KIEV, November 9. /TASS/. Germany’s ex-Chancellor Gerhard Schroeder has been placed into the ‘database’ of Ukraine’s nefarious doxing website, Mirotvorets, (or Peacekeeper), in its so-called ‘Purgatory’ section.
"Attacking Ukraine’s sovereignty and territorial integrity. Manipulation of publicly important information. Anti-Ukrainian propaganda," are what the website cites as the reasons for including the former German chancellor on its odious list.
To prove its point, the website quoted Schroeder as saying that the Ukrainian government is fighting a war against Donbass. One more reason why he has been added to the list is his criticism of the EU’s policy on Ukraine. "The European Commission’s leadership doesn’t have the slightest idea of how deeply Ukraine is split in cultural terms and that it cannot be treated as it used to be," the Mirotvorets doxing website cited him as saying. According to the German ex-leader, the EC initially made a huge mistake by offering Ukraine an association agreement with the EU, which basically made Kiev choose between them and Russia," Schroeder was quoted as saying.
Furthermore, the German ex-chancellor told Aachener Nachrichten that he recognized Crimea as part of Russia. "This is a reality, which we will need to recognize sooner or later. Besides, Soviet leader Nikita Khrushchev in 1954 gifted Crimea, which had previously belonged to Russia, to Ukraine, then a Soviet republic. He thought that Soviet communism would live as long as the Catholic Church. Luckily, it didn’t," Schroeder stated.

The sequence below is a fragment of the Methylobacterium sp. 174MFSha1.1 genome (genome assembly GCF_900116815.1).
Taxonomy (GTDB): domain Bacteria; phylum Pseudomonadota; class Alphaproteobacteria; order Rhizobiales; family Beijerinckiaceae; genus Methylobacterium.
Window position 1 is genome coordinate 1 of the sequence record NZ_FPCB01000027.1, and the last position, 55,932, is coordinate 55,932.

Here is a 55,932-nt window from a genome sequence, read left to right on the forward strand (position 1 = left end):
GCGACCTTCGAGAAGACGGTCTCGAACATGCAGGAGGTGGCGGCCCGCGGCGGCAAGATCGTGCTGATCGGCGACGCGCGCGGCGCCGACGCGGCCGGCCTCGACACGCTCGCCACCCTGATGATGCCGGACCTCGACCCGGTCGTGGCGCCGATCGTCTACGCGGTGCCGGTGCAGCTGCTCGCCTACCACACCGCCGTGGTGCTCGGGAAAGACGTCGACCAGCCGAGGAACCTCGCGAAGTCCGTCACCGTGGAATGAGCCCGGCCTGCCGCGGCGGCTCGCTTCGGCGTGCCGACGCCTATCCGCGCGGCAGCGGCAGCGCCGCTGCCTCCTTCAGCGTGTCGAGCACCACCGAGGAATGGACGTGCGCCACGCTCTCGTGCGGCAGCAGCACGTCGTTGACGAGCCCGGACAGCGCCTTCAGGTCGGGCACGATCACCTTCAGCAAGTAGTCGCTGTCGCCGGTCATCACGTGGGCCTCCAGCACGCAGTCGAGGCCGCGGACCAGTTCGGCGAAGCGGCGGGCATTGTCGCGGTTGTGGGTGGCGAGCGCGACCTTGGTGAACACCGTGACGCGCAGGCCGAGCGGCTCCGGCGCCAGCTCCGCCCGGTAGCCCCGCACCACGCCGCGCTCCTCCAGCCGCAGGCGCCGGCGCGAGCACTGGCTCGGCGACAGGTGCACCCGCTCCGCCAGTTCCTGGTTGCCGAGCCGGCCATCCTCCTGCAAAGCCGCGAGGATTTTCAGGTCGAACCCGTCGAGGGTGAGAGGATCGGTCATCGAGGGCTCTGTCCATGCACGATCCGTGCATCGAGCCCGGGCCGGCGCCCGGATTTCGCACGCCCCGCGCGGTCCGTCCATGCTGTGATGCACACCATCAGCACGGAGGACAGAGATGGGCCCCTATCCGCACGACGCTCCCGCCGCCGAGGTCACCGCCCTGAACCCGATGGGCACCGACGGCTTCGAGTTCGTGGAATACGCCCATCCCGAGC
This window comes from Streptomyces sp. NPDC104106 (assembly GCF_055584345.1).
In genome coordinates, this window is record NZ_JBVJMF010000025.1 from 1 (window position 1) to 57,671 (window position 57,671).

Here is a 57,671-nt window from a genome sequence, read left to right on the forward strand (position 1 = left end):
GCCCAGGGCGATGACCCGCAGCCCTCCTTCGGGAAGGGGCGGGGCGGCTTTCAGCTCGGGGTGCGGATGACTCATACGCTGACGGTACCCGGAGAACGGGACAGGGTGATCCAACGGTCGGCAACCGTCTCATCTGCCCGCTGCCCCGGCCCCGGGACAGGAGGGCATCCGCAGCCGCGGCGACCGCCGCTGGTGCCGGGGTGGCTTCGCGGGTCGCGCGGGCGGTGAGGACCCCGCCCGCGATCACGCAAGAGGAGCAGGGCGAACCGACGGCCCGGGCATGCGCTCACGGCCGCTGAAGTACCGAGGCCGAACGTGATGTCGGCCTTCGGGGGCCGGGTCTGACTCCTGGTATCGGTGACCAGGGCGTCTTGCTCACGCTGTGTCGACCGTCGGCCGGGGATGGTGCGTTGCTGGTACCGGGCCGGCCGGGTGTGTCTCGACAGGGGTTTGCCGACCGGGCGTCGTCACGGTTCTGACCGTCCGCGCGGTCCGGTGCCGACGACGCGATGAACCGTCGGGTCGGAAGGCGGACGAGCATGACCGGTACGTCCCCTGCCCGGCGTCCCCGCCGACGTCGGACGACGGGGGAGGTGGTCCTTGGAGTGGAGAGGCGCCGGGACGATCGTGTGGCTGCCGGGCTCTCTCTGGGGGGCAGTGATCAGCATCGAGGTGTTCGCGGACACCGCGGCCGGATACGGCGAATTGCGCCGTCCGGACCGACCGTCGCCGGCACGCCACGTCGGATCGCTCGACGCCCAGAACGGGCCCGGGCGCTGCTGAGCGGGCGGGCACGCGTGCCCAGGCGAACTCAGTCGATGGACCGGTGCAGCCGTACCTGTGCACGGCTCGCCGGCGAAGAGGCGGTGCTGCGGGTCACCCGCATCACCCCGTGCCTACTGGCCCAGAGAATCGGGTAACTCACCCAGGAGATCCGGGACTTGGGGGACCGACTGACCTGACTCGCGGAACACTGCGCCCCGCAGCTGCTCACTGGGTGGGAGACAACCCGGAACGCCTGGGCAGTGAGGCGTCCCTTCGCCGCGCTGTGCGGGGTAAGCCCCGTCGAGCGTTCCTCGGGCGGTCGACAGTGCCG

Schroeder served as Germany’s chancellor from 1998 to 2005. After leaving politics, he became engaged in public affairs and business, particularly, he is Chairman of the Board of Russia’s oil giant Rosneft and also Chairman of the Shareholders’ Committee of Nord Stream AG, a Gazprom-led consortium established for the construction of a pipeline carrying Russian natural gas to Germany.
Ukraine’s Mirotvorets doxing website calls itself a database, which includes people who allegedly help Donbass, but in fact, it publishes personal information of reporters, artists and politicians, who’ve visited the Crimea or Donbass, or just didn’t fit the liking of the website’s administrators for some reason. The Mirotvorets website doesn’t have any official status, but Ukrainian border guards don’t let people on the list enter the country.